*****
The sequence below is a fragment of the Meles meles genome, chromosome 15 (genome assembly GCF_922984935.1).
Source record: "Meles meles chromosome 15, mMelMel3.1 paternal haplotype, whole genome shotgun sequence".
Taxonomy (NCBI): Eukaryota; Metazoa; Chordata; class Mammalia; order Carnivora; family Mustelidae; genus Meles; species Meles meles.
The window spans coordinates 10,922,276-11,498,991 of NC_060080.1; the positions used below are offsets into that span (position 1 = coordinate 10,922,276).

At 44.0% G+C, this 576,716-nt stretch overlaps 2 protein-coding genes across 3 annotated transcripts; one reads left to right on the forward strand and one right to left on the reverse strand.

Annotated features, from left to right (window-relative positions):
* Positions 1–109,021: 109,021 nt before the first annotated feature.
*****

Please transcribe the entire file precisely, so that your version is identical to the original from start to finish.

The sequence below is a fragment of the Meles meles genome, chromosome 15 (genome assembly GCF_922984935.1).
Source record: "Meles meles chromosome 15, mMelMel3.1 paternal haplotype, whole genome shotgun sequence".
Taxonomy (NCBI): Eukaryota; Metazoa; Chordata; class Mammalia; order Carnivora; family Mustelidae; genus Meles; species Meles meles.
The window spans coordinates 10,922,276-11,498,991 of NC_060080.1; the positions used below are offsets into that span (position 1 = coordinate 10,922,276).

At 44.0% G+C, this 576,716-nt stretch overlaps 2 protein-coding genes across 3 annotated transcripts; one reads left to right on the forward strand and one right to left on the reverse strand.

Annotated features, from left to right (window-relative positions):
* Positions 1–109,021: 109,021 nt before the first annotated feature.